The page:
The case for change - funding innovation in social care

Allan Bowman, Chair of SCIEIt's not enough to throw money at the problem. We need long-term commitment, planning and the intent to collaborate before we can ask care providers to risk their neck to introduce the innovation that is so vital for delivering care tailored to individuals, with quality outcomes, and in the quantity required.
Allan Bowman of SCIE (Social Care Institute for Excellence) points out that it’s not enough to throw money at the requirements to fund care for older people and those with a disability; we need to consider whether the capacity is there to deliver care at the right quality (reported in Guardian Public magazine [1]). Of course this doesn’t just apply to social care for these groups – it applies to all public services where the care will be provided by a mixture of public and independent providers (ie pretty much everything). Care is constantly evolving, getting better (whether this means more tailored to individual need, giving outcomes that meet a higher criterion of health and well being, more effective use of limited resources, or all three). However any change costs money – requires that pioneers develop the new enhanced service. The mantra at the moment is to learn lessons from overseas – but with USA trying to be like UK [2], and many other countries with no real concept of publicly funded health and social care, where will we learn these lessons? Public sector commissioners used to rely on charities for innovation. But charities are increasingly reliant on an income from the provision of specific services[3] and have less left over for testing out new types of working[4]. There’s a vital need to invest for innovation – the funds have been made available but without the security of a funding stream many organisations are simply unable to commit to building the capacity which will provide services of appropriate quality, and enough workforce to provide the capacity, We found [4] that the expectation is smaller organisations are more agile and likely to innovate, whereas they don’t have the capacity to deliver the volumes local authority requires. An ideal solution would be to contract with a consortium of suppliers required to collaborate, so some can focus on innovation and sharing, whilst others can provide the vital services. But getting innovative organisations to share their intellectual property, and service providers to share their income, is proving tricky. I’d be delighted to work specifically with the following groups to bring together groups of public service commissioners and existing and innovative providers to build a consensus and prepare for an innovative service:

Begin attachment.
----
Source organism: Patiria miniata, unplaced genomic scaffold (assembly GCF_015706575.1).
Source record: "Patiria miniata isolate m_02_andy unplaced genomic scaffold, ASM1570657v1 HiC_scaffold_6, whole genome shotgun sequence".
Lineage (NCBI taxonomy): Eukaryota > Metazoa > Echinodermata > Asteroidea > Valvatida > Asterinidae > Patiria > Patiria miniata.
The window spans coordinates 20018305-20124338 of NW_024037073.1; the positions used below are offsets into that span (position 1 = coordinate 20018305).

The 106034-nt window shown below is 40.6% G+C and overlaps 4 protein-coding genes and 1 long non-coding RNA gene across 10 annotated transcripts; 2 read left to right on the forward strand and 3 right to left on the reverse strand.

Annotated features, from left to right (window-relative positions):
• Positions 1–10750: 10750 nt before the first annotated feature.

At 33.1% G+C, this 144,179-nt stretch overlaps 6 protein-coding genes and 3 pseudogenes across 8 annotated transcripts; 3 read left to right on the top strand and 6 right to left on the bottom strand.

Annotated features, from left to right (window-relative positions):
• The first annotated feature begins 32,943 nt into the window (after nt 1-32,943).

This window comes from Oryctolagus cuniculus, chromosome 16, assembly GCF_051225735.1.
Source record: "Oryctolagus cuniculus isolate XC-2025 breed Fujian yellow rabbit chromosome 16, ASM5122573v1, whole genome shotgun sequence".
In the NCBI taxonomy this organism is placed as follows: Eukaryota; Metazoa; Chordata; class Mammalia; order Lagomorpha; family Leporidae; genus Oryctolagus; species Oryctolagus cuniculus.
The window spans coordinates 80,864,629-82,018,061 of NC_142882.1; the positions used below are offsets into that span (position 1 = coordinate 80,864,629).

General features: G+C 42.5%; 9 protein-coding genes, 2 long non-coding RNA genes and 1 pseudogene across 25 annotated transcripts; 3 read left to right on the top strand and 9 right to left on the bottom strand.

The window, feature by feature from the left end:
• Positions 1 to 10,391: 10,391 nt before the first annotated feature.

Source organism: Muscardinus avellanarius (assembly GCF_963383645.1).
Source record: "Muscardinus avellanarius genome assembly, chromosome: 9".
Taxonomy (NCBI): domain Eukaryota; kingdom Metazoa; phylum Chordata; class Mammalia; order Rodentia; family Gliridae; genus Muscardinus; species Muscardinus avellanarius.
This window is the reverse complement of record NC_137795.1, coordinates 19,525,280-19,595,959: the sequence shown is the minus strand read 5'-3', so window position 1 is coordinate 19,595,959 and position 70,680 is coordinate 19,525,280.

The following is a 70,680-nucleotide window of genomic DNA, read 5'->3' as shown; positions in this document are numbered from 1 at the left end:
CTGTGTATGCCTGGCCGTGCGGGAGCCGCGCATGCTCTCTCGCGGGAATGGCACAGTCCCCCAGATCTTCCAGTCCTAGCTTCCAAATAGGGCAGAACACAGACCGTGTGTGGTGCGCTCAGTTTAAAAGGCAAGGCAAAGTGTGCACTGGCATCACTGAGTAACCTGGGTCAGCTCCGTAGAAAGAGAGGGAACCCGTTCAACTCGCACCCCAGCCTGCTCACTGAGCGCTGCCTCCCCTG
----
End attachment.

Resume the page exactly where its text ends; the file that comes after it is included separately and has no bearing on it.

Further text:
Charities which commission personal care and health care services
Capacity builders and those who fund innovation
statutory commissioners eg Local Authority, Social Care, NHS

References
1. Dudman, J., Social care professionals cautious over new funding plans, in Guardian Public. 2009, www.guardianpublic.co.uk: Internet.
2. Porter, M.E. and E.O. Teisberg, Redefining health care : creating value-based competition on results. 2006, Boston, Mass.: Harvard Business School Press. xvii, 506 p.
3. Minney, H. Innovation - Case for Investment in Social Care. Performance Improvement and Outcomes Realisation 2008 [cited 2009 16/07/09]; Skills for Care workshops in North East]. Available from: http://minney.org/benefits_third_sector.
4. Minney, H. Commissioning Innovation. Performance Improvement and Outcomes Realisation 2008 [cited 2009 16/07/09]; Available from: http://minney.org/Commissioning_Innovation.

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